if a = b.

The decimal has:

• An initial transient of max(ab) digits after the decimal point. Some or all of the digits in the transient can be zeros.
• A subsequent repetend which is the same as that for the fraction 1/pk q.

For example 1/28 = 0.03571428:

• a = 2, b = 0, and the other factors pk q ⋯ = 7
• there are 2 initial non-repeating digits, 03; and
• there are 6 repeating digits, 571428, the same amount as 1/7 has.

## Converting repeating decimals to fractions

Given a repeating decimal, it is possible to calculate the fraction that produces it. For example:

 $x$ $=0.333333\ldots$ $10x$ $=3.333333\ldots$ (multiply each side of the above line by 10) $9x$ $=3$ (subtract the 1st line from the 2nd) $x$ $={\frac {3}{9}}={\frac {1}{3}}$ (reduce to lowest terms)

Another example:

 $x$ $=\ \ \ \ 0.836363636\ldots$ $10x$ $=\ \ \ \ 8.36363636\ldots$ (move decimal to start of repetition = move by 1 place = multiply by 10) $1000x$ $=836.36363636\ldots$ (collate 2nd repetition here with 1st above = move by 2 places = multiply by 100) $990x$ $=828$ (subtract to clear decimals) $x$ $={\frac {828}{990}}={\frac {18\cdot 46}{18\cdot 55}}={\frac {46}{55}}$ (reduce to lowest terms)

### A shortcut

The procedure below can be applied in particular if the repetend has n digits, all of which are 0 except the final one which is 1. For instance for n = 7:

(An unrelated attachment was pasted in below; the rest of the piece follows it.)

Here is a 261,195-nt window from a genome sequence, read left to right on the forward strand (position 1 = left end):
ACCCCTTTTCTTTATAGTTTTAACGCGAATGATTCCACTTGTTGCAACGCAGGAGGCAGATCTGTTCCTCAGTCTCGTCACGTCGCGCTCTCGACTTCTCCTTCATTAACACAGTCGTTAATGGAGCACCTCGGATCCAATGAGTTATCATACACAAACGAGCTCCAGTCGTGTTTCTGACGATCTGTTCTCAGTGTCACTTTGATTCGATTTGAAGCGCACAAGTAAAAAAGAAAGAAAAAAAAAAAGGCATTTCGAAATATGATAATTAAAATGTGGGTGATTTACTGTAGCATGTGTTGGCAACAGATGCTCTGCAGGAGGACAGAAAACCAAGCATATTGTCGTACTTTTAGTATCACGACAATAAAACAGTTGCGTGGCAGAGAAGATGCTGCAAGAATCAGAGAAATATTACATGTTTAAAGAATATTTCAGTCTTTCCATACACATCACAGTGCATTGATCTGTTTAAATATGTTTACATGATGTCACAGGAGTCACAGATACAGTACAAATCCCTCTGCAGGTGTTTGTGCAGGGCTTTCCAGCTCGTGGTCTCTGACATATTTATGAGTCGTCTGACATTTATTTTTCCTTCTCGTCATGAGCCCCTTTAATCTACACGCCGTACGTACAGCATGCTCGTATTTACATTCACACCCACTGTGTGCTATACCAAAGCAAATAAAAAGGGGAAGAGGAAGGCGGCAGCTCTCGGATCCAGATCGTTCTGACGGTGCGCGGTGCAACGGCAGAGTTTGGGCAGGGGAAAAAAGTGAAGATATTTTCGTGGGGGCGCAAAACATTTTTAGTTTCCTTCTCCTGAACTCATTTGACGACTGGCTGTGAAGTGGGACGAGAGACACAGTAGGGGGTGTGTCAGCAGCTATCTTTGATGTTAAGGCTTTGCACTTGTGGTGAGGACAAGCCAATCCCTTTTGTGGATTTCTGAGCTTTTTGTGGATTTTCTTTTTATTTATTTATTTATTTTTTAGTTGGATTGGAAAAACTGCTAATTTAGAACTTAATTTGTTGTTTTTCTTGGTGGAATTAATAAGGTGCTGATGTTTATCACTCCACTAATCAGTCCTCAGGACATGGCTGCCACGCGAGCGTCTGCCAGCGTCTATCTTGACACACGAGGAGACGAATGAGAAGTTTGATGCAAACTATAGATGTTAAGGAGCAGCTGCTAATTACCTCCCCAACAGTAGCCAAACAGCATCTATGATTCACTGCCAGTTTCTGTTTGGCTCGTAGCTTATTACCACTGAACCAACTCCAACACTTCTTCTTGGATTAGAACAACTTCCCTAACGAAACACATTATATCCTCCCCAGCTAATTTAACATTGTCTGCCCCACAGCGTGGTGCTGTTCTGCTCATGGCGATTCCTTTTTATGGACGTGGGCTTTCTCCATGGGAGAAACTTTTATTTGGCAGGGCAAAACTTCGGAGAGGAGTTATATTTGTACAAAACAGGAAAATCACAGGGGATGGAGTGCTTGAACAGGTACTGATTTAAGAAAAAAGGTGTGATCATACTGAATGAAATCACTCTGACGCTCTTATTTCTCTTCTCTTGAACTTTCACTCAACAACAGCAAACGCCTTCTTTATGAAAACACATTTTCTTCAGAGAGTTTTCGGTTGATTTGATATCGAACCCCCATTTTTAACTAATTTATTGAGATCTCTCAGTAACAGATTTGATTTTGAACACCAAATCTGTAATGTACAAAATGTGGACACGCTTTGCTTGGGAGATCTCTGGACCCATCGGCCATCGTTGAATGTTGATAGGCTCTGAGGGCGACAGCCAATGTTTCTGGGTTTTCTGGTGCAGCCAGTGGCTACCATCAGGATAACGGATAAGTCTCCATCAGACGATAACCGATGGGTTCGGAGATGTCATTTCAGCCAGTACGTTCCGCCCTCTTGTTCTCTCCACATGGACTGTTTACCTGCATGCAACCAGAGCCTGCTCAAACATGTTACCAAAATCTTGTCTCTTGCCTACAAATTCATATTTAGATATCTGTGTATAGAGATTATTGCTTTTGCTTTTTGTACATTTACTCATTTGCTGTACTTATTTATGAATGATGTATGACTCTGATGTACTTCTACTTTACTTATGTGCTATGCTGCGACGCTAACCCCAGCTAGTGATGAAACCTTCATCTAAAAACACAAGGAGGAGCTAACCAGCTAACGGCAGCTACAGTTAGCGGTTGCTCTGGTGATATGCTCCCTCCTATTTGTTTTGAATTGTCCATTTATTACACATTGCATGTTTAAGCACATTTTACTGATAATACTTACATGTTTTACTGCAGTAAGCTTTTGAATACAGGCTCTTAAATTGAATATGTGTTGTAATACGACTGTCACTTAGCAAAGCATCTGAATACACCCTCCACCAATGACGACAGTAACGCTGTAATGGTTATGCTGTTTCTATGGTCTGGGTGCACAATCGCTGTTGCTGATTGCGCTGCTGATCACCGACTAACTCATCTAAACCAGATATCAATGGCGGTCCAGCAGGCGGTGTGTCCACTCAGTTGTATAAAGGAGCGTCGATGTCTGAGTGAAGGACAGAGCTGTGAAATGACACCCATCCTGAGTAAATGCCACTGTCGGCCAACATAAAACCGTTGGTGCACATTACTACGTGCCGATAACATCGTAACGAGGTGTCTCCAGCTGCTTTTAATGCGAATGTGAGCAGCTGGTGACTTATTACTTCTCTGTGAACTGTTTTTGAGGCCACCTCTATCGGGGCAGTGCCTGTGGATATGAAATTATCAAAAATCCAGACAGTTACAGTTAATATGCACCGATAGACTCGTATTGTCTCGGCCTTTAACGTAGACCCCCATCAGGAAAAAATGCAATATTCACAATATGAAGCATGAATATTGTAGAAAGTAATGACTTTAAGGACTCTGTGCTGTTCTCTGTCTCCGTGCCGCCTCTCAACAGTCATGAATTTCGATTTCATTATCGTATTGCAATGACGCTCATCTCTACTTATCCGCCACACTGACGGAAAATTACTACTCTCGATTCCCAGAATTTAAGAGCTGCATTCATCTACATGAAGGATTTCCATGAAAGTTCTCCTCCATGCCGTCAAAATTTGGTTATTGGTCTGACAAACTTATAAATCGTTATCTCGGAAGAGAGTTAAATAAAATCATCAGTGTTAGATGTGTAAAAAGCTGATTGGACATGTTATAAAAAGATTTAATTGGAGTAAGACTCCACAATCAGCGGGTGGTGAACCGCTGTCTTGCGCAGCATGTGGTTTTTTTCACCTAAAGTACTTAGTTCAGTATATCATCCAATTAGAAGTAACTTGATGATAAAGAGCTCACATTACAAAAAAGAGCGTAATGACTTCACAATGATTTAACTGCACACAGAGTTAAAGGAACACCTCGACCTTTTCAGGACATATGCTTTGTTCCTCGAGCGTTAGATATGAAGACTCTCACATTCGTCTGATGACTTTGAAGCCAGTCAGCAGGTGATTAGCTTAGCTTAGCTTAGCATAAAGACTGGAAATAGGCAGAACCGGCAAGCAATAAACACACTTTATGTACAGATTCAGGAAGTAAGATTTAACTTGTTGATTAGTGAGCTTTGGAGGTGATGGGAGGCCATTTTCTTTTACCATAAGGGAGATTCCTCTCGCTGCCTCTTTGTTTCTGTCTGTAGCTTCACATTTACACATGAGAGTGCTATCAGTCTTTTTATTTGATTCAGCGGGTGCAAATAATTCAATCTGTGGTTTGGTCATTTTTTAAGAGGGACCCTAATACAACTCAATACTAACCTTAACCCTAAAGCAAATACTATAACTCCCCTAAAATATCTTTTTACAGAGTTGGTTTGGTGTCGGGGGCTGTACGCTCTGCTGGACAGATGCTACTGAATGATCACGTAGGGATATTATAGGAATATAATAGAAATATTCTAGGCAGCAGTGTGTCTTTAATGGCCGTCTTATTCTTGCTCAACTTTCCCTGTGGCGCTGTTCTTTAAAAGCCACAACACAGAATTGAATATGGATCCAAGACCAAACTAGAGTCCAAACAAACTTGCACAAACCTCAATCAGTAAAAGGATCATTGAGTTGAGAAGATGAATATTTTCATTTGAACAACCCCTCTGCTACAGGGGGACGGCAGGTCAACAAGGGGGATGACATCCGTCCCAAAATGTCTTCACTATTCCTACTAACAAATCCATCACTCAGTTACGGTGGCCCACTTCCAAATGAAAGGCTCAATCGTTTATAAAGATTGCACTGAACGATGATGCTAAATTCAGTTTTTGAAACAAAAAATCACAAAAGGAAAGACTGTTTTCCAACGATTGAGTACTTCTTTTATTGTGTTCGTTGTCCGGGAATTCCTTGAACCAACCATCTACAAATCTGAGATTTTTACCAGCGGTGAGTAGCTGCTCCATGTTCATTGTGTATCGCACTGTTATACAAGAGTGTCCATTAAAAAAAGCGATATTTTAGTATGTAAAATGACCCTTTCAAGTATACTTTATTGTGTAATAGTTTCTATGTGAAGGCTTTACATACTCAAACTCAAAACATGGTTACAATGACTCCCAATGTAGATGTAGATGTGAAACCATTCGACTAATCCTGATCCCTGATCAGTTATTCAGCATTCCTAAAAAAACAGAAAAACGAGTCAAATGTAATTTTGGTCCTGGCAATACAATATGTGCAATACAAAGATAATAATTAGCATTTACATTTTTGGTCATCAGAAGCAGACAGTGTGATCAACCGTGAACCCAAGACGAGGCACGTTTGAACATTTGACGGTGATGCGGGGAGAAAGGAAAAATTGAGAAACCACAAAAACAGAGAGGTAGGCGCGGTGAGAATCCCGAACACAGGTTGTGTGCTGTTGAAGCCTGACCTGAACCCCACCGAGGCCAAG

{\begin{aligned}x&=0.000000100000010000001\ldots \\10^{7}x&=1.000000100000010000001\ldots \\\left(10^{7}-1\right)x=9999999x&=1\\x&={\frac {1}{10^{7}-1}}={\frac {1}{9999999}}\end{aligned}}

So this particular repeating decimal corresponds to the fraction 1/10n − 1, where the denominator is the number written as n 9s. Knowing just that, a general repeating decimal can be expressed as a fraction without having to solve an equation. For example, one could reason:

{\begin{aligned}7.48181818\ldots &=7.3+0.18181818\ldots \\[8pt]&={\frac {73}{10}}+{\frac {18}{99}}={\frac {73}{10}}+{\frac {9\cdot 2}{9\cdot 11}}={\frac {73}{10}}+{\frac {2}{11}}\\[12pt]&={\frac {11\cdot 73+10\cdot 2}{10\cdot 11}}={\frac {823}{110}}\end{aligned}}

It is possible to get a general formula expressing a repeating decimal with an n-digit period (repetend length), beginning right after the decimal point, as a fraction:

{\begin{aligned}x&=0.{\overline {a_{1}a_{2}\cdots a_{n}}}\\10^{n}x&=a_{1}a_{2}\cdots a_{n}.{\overline {a_{1}a_{2}\cdots a_{n}}}\\\left(10^{n}-1\right)x=99\cdots 99x&=a_{1}a_{2}\cdots a_{n}\\x&={\frac {a_{1}a_{2}\cdots a_{n}}{10^{n}-1}}={\frac {a_{1}a_{2}\cdots a_{n}}{99\cdots 99}}\end{aligned}}

More explicitly, one gets the following cases:

If the repeating decimal is between 0 and 1, and the repeating block is n digits long, first occurring right after the decimal point, then the fraction (not necessarily reduced) will be the integer number represented by the n-digit block divided by the one represented by n 9s. For example,

• 0.444444... = 4/9 since the repeating block is 4 (a 1-digit block),
• 0.565656... = 56/99 since the repeating block is 56 (a 2-digit block),
• 0.012012... = 12/999 since the repeating block is 012 (a 3-digit block); this further reduces to 4/333.
• 0.999999... = 9/9 = 1, since the repeating block is 9 (also a 1-digit block)

If the repeating decimal is as above, except that there are k (extra) digits 0 between the decimal point and the repeating n-digit block, then one can simply add k digits 0 after the n digits 9 of the denominator (and, as before, the fraction may subsequently be simplified). For example,